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Towards a more competitive and efficient EU defence and security sector

Towards a more competitive and efficient EU defence and security sector

The European Commission has come up with proposals to boost the competitiveness of the defence and security sector in the European Union (EU).


Communication from the Commission to the European Parliament, the Council, the European Economic and Social Committee and the Committee of the Regions: Towards a more competitive and efficient defence and security sector (COM(2013) 542 final of 24.7.2013 - not published in the Official Journal).


The European Commission has proposed a new strategy to boost the competitiveness’s defence capabilities of the European defence industry, to explore how other areas’s defence capabilities such as energy, space and dual use technologies (with civilian and military uses) can contribute to Europe’s defence capabilities and to lower the barriers between national defence markets.

In general terms, the European Commission’s industrial policy aims to encourage competition and innovation in the EU and to support SMEs. The underlying idea is to provide the EU’s common security and defence policy (CSDP) with a strong industrial base, challenged by the unprecedented reduction of defence budgets in Europe. Through the CSDP, the EU seeks to prevent external conflicts and to manage crises that might pose a threat to its security.

The defence industry is mostly concentrated in six EU Member States (Germany, Spain, France, Italy, Sweden and the United Kingdom (1)), although companies producing ancillary equipment and systems can be found all over Europe. More than 1 350 SMEs play an important role in the European defence sector.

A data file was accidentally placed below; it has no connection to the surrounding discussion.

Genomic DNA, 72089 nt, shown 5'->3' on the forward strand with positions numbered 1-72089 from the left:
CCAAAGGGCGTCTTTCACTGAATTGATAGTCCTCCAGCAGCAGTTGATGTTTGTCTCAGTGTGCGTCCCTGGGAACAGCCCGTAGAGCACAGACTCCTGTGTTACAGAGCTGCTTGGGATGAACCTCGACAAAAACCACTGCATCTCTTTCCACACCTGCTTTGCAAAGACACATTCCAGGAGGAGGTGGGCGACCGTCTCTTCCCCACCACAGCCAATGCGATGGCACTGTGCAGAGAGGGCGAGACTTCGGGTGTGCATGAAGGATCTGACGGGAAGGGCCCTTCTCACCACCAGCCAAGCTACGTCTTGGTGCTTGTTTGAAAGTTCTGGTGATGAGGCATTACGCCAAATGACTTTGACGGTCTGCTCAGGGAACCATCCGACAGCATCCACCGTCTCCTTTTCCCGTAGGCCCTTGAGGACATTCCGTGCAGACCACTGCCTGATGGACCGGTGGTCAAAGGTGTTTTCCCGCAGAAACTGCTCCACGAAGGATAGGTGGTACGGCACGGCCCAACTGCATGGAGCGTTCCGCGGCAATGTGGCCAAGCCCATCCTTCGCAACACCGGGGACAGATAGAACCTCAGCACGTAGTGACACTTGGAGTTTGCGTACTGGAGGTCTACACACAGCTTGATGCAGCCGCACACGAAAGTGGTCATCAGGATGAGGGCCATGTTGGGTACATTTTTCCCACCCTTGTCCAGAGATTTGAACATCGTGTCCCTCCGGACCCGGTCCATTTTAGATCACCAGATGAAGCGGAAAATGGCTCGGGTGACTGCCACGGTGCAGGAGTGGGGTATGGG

The ideas put forward to boost the competitiveness of the European defence industry include EU standards and certification, better access to raw materials and specific support (e.g. in terms of access to EU finance) for defence SMEs.

Civil-military cooperation

Here, the idea is to exploit the dual use potential of EU-funded research, for example in areas such as key technologies that can be used both by the defence and the civil world. Another Commission proposal is for the EU to jointly explore alternative sources of renewable energy to help EU countries reduce the energy consumption of their armed forces.


EU governments, defence companies and taxpayers all stand to benefit from the proposals if they are put into effect.

  • Taxpayers are expected to benefit from more efficient defence spending and less duplication between civil and military research and development efforts.
  • Defence companies are expected to benefit from economies of scale through standardisation and common certification, greater access to EU funding and better access to markets in the EU and around the world.

EU countries as a whole are expected to benefit by saving time and money via EU standards and certification, role specialisation, joint research and procurement,as well as having more energy-efficient armies and more efficient use of space infrastructure.

last update 15.05.2014

(1) The United Kingdom withdraws from the European Union and becomes a third country (non-EU country) as of 1 February 2020.